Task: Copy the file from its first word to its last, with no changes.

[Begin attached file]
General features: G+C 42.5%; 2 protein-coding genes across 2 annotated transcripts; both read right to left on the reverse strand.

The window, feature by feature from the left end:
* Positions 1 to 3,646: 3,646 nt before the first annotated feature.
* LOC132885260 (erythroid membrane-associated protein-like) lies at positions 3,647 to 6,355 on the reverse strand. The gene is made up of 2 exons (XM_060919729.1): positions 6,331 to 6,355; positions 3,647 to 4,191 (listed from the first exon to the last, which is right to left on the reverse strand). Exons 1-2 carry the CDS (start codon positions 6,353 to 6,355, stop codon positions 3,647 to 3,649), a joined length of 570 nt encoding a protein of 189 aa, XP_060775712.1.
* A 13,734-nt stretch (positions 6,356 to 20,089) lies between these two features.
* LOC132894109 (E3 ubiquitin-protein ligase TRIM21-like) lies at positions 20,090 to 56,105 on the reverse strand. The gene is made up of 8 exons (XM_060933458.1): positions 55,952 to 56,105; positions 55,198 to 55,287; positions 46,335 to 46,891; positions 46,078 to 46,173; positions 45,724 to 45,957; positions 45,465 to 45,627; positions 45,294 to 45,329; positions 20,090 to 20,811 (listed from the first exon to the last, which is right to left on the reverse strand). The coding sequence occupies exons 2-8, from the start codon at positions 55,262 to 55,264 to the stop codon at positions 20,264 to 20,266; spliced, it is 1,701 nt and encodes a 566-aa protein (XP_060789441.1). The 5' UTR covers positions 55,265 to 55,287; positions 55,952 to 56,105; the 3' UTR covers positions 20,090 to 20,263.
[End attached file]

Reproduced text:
General features: G+C 42.5%; 2 protein-coding genes across 2 annotated transcripts; both read right to left on the reverse strand.

The window, feature by feature from the left end:
* Positions 1 to 3,646: 3,646 nt before the first annotated feature.
* LOC132885260 (erythroid membrane-associated protein-like) lies at positions 3,647 to 6,355 on the reverse strand. The gene is made up of 2 exons (XM_060919729.1): positions 6,331 to 6,355; positions 3,647 to 4,191 (listed from the first exon to the last, which is right to left on the reverse strand). Exons 1-2 carry the CDS (start codon positions 6,353 to 6,355, stop codon positions 3,647 to 3,649), a joined length of 570 nt encoding a protein of 189 aa, XP_060775712.1.
* A 13,734-nt stretch (positions 6,356 to 20,089) lies between these two features.
* LOC132894109 (E3 ubiquitin-protein ligase TRIM21-like) lies at positions 20,090 to 56,105 on the reverse strand. The gene is made up of 8 exons (XM_060933458.1): positions 55,952 to 56,105; positions 55,198 to 55,287; positions 46,335 to 46,891; positions 46,078 to 46,173; positions 45,724 to 45,957; positions 45,465 to 45,627; positions 45,294 to 45,329; positions 20,090 to 20,811 (listed from the first exon to the last, which is right to left on the reverse strand). The coding sequence occupies exons 2-8, from the start codon at positions 55,262 to 55,264 to the stop codon at positions 20,264 to 20,266; spliced, it is 1,701 nt and encodes a 566-aa protein (XP_060789441.1). The 5' UTR covers positions 55,265 to 55,287; positions 55,952 to 56,105; the 3' UTR covers positions 20,090 to 20,263.